IWCS gets workforce readiness award

Published 4:29 pm Friday, August 9, 2019

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By Lynn Briggs


Isle of Wight County Schools was recognized with an Excellence in Workforce Readiness Award through the Virginia School Boards Association at the July 24 VSBA Conference on Education in Richmond. The awards program was created in 2018 by the VSBA Task Force on Workforce Readiness to highlight exemplary programs in Virginia’s Public Schools focused on preparing the state’s future workforce. The sponsor of the awards was Johnson Controls.

IWCS was announced as the first-place winner in school divisions with student populations between 5,001 and 10,000 students. A complete list of winners can be found below. The division’s entry, Incorporating Authenticity into CTE Programs, highlighted the significant redesign of the division’s Career and Technology Education program to better serve the needs of students and to address the concerns from the business community regarding the shortage of highly skilled candidates for employment.

“We understand the importance of giving our students authentic experiences, both in and out of school, in order to prepare them for future careers,” said Board Chairwoman Victoria Hulick. “We are excited to receive this award which acknowledges the division’s involvement in strengthening the workforce of the Commonwealth.”

As part of the award application, IWCS noted that the key elements that set it apart from other CTE programs is authenticity. From the beginning, IWCS focused on providing experiences that would prepare students to go directly into work. Facilities and spaces were built or renovated to simulate actual workplace environments. The division sought out instructors with extensive industry experience who provided instant credibility for our programs. The relationships they established in their previous careers translated to additional partnerships between school and workforce. The partners served as consultants to ensure the spaces were outfitted with state-of-the-art, industry-standard equipment. Business representatives further collaborated with instructors to develop curriculum that incorporated the skills and knowledge to prepare students for a successful transition to a post-secondary career. Many of these partners have provided internships and apprenticeships opportunities to IWCS students.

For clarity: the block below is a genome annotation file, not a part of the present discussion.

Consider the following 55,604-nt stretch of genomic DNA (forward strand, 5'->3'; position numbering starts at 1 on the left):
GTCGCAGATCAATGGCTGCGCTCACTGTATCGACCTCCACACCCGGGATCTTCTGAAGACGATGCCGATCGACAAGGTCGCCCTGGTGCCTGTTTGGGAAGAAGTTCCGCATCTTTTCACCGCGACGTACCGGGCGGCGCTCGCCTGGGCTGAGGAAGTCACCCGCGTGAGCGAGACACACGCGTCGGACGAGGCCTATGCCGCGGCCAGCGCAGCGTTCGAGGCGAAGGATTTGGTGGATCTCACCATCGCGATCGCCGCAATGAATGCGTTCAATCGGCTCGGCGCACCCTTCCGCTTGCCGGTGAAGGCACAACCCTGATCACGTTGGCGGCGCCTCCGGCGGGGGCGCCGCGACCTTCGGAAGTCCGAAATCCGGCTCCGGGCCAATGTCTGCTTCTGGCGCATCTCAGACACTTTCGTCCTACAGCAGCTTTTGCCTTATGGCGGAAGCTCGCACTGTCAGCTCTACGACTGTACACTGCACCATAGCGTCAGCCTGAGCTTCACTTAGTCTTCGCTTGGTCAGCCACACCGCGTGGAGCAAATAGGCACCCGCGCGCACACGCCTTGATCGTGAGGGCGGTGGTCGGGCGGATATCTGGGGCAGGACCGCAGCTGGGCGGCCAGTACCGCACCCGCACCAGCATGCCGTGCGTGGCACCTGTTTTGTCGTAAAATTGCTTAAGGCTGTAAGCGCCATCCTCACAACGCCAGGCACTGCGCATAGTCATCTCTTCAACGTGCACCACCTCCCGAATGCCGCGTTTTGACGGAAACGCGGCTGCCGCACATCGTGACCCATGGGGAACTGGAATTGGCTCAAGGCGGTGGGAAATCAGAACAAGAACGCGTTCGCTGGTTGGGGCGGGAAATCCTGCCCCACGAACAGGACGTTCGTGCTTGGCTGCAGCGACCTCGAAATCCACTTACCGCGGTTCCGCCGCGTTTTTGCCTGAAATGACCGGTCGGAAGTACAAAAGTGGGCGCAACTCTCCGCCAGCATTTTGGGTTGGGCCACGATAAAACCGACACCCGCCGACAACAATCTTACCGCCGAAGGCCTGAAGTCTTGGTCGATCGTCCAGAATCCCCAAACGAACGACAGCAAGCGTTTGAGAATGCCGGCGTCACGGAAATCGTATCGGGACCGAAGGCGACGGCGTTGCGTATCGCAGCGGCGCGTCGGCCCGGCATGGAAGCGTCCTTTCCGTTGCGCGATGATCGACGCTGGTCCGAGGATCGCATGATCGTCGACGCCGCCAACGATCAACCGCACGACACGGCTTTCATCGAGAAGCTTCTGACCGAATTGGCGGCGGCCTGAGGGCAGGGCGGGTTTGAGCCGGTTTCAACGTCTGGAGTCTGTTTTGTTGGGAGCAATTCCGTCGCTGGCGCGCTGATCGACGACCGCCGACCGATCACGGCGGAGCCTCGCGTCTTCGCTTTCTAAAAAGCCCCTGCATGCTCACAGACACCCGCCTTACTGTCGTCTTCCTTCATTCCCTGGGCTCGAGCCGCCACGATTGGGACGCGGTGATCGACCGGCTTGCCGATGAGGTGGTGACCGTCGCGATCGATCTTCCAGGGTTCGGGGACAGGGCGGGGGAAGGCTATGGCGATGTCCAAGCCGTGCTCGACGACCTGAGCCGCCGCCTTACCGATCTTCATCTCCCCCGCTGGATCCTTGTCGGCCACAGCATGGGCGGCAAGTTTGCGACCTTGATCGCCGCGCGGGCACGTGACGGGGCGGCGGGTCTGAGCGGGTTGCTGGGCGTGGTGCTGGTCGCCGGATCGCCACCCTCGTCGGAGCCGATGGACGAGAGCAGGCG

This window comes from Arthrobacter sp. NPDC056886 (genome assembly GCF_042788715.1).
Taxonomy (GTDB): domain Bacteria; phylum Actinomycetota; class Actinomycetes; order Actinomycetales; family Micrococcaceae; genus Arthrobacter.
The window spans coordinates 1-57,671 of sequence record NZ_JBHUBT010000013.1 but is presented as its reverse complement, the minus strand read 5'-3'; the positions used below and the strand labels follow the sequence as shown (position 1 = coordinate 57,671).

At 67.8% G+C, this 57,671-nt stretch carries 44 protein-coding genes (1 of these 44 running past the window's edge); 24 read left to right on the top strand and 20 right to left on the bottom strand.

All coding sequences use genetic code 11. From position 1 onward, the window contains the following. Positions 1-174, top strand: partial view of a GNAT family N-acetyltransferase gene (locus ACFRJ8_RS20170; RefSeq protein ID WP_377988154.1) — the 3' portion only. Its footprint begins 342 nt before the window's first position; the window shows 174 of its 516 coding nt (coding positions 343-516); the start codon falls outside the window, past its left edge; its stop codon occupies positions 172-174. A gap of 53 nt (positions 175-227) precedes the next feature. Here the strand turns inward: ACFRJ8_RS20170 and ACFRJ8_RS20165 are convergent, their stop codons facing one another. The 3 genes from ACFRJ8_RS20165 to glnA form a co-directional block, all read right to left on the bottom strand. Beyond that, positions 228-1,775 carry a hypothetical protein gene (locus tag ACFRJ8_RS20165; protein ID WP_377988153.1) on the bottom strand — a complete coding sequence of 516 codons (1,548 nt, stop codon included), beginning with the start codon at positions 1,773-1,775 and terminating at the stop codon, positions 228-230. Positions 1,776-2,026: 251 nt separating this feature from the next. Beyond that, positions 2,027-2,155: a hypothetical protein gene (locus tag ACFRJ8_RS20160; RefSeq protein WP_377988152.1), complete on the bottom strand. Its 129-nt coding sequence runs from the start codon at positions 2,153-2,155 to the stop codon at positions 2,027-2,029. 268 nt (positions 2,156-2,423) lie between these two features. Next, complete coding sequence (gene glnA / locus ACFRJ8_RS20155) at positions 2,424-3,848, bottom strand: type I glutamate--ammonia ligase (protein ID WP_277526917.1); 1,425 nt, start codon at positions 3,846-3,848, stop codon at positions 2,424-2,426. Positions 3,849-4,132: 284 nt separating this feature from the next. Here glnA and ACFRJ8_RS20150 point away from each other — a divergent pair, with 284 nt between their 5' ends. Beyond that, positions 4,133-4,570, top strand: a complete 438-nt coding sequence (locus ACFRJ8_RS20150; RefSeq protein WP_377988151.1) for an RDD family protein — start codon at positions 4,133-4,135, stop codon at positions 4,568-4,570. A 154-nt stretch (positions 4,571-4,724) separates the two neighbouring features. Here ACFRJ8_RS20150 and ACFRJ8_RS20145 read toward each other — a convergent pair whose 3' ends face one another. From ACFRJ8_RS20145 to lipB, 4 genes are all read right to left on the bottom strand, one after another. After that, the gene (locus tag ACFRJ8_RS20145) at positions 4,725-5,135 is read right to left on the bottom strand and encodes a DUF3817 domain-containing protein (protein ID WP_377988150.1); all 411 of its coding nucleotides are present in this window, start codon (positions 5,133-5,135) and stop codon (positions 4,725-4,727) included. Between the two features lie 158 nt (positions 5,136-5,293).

The application also included examples of how the division is creating meaningful, relevant work as an integral component throughout the CTE curriculum. IWCS established a working farm to expand the existing agricultural program. Students transformed the Land Lab from six acres of uncut grass, to four fenced pastures, a vegetable garden and space for a variety of animals.

Students in cosmetology have opened their salon to the public and are providing hair, skin, and nail services to members of the community. They are learning how to operate a full scale business while still in high school.

Similar to the cosmetology experience, culinary arts students are catering school and community events while running an on-site restaurant, Turner & 10, which allows students to learn all aspects of full-service dining. Building trades embarked on a service learning project that allowed students to partner with local businesses to complete a home rehab for senior citizen in need. The project not only reinforced the skills involved in the program, but it allowed the students to give back to the community as part of a collaborative effort.

“The authenticity of our CTE programs ensures our students have the skills and certifications to transition directly to high-demand, high-wage jobs after graduation from high school,” said IWCS Superintendent Jim Thornton. “We are honored to have been recognized by the VSBA for our contribution to developing workforce- ready students.”

LYNN BRIGGS is the director of community and media relations for IWCS. She can be reached at 365-1611 or